About Us

European and North American education has gone through two major stages in the Modern period. The first is what Paulo Freire has called the banking model, which was developed to train students to function in the capitalist economy. Following on the work of Friere and often drawing on his major work Pedagogy of the Oppressed published in 1968, a body of work that critiqued the banking model and sought to develop alternative pedagogic praxes rapidly developed and gained popularity. This work critiqued earlier education, especially on the ground that it was a form of indoctrination aimed to produce docile and malleable workers who would not challenge the status quo. It also found wide application in a range of anti-oppressive pedagogies as feminists, anti-racists, post-colonialist and GBLT theorists, among others, analyzed the modes and pedagogies of Othering and sought to develop counter-praxes. Rather than schooling for success in the dominant culture, this approach emphasized developing critical consciousness, resistance and empowerment in order to foster personal freedom and social justice.

A third wave of teaching and learning employing contemplative practices has recently emerged. While contemplative practices date from the earliest days of human society, in the West their presence outside of religious and other spiritual intuitions began to be felt in a significant way only in the latter half of the 20th century. They were brought to popular awareness largely through the writings and art of the Beats and other artists. In education one of the most notable developments was the work of Chögyam Trungpa and his founding of Naropa University in 1974. As well, Hindu yoga practices were being introduced by such teachers as Mr. B. K. S. Iyengar and many others. At the same time many young Americans were making their pilgrimage to India and South East Asia to study with yoga teachers and meditation masters. Upon their return they began to teach, publish books, develop meditation centers and hold retreats. All of this helped disseminate meditation practices and Vipassana or Mindful Meditation in particular rose to prominence. Having experienced for themselves the benefits of mindfulness in terms of developing focus, concentration and in opening space for new and creative thinking and behavior, Western meditaters began to find uses for their new skills in their classrooms.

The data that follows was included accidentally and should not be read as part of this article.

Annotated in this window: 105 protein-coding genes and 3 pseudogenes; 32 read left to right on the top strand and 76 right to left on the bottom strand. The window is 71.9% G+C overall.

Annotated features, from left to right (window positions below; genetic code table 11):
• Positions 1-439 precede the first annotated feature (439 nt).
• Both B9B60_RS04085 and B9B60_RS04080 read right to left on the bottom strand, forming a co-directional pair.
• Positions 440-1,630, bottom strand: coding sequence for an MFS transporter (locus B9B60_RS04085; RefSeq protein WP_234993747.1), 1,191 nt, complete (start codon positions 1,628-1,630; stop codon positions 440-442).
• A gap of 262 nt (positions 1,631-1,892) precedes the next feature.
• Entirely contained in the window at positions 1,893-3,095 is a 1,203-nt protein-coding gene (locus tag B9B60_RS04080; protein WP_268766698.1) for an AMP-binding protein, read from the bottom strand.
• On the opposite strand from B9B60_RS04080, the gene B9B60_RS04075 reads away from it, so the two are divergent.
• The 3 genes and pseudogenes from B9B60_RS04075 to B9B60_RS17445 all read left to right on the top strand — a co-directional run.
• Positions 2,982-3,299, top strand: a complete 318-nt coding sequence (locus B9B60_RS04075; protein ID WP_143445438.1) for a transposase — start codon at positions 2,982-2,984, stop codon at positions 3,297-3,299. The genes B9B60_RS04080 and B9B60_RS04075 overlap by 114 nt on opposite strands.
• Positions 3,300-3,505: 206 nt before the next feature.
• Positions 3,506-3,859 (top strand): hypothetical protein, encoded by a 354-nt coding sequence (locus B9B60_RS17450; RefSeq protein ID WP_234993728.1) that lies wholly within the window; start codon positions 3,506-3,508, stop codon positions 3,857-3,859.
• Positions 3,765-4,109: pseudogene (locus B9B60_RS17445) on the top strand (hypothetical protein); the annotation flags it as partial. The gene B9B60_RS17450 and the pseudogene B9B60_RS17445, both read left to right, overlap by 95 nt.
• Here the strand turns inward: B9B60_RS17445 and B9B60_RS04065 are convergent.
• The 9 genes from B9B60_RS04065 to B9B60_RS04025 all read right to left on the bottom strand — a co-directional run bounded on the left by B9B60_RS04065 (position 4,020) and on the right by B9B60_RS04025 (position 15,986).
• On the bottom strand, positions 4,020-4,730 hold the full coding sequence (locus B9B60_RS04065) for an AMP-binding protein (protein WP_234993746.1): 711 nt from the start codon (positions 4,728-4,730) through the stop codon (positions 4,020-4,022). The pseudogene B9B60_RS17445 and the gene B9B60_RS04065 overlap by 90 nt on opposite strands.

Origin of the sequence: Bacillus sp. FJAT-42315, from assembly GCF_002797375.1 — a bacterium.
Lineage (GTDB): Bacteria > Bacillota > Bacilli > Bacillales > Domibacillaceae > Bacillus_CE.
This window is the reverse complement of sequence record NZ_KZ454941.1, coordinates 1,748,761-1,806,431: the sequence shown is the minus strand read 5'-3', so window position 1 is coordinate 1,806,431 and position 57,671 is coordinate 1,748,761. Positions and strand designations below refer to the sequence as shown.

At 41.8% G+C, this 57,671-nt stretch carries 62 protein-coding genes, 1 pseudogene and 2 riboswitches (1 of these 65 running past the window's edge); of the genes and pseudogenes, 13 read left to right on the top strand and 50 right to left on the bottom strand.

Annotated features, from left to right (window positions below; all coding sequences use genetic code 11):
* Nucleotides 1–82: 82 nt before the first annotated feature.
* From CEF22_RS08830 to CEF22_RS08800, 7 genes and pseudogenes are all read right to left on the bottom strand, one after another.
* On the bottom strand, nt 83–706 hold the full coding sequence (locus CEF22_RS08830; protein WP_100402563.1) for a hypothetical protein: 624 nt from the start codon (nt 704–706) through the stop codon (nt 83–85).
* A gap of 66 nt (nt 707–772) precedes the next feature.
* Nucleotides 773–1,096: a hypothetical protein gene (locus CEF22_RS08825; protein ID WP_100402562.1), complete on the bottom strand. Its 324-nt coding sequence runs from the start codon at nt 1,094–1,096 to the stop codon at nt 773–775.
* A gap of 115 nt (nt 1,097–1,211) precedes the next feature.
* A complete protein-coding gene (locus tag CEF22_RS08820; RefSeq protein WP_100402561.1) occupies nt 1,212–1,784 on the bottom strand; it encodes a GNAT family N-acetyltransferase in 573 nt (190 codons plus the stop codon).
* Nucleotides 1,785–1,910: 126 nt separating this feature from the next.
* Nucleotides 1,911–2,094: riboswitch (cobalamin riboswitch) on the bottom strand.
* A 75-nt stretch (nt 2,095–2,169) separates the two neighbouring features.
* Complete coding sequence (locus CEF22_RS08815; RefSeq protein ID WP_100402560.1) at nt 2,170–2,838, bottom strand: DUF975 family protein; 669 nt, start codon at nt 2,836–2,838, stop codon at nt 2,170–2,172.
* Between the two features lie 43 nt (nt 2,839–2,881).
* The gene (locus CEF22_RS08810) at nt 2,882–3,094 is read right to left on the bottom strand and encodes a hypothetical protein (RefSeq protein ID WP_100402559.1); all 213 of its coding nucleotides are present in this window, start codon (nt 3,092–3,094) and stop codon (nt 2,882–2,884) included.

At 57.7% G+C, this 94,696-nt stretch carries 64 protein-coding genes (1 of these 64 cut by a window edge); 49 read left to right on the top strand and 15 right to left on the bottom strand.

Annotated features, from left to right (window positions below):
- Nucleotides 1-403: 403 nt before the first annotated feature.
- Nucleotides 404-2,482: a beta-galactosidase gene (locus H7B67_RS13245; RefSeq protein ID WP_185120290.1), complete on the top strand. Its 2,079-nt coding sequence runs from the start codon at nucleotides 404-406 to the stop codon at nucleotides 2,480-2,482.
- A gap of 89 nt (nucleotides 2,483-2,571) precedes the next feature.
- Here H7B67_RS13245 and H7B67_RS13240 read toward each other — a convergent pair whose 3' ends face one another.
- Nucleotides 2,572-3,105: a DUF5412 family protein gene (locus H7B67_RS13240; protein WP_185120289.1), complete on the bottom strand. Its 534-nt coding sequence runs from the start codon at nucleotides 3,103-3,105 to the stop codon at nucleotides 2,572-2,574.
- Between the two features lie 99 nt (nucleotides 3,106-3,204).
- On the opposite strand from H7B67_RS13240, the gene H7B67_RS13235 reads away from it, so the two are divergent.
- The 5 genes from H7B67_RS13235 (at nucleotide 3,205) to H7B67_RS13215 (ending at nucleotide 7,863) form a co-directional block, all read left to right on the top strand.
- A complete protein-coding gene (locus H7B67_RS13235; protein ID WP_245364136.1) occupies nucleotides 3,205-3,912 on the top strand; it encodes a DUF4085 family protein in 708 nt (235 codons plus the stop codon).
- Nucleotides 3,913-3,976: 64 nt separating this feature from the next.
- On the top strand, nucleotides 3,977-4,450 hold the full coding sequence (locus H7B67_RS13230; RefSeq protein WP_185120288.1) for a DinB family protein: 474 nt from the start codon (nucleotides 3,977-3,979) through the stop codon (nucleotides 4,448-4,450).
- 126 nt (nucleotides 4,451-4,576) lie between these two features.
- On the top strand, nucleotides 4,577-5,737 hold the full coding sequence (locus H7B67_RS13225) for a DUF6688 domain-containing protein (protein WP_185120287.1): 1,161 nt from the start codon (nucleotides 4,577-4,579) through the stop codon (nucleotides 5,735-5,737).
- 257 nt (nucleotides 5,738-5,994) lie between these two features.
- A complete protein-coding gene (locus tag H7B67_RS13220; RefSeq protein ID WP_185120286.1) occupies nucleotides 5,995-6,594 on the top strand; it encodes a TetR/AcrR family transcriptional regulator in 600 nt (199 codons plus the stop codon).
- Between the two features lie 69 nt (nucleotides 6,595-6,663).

At this time wide range of contemplative practices drawn from the world’s spiritual traditions is rapidly finding places in secular education at all levels. While Buddhist-based Mindfulness is perhaps the most prominent of these, there is a wide range of others, including practices drawn from Hinduism, American Transcendentalism, Daoism, Jewish, Christian and Islamic approaches and many others. Teachers, academics, researchers and students are developing a growing range of adaptations of these traditions for the classroom as well as research in such areas as the efficacy of these adaptations and the outcomes of using them. In addition there are websites, societies and organizations devoted to promoting this work. What is now needed is a central site where those working in these areas can locate others with similar interests and share their work with them. That is the purpose of the Mindfulness and Contemplative Education site.

This page offers and interactive site for teachers, academics, researchers and students who are utilizing and/or researching mindfulness and other contemplative processes in teaching and learning.

Fill out the registration form to set up your page. You can post your photo, c.v or brief biography, descriptions of your research projects or teaching praxis, and contact information.

Once your page is open, you can update it as new work or information comes available.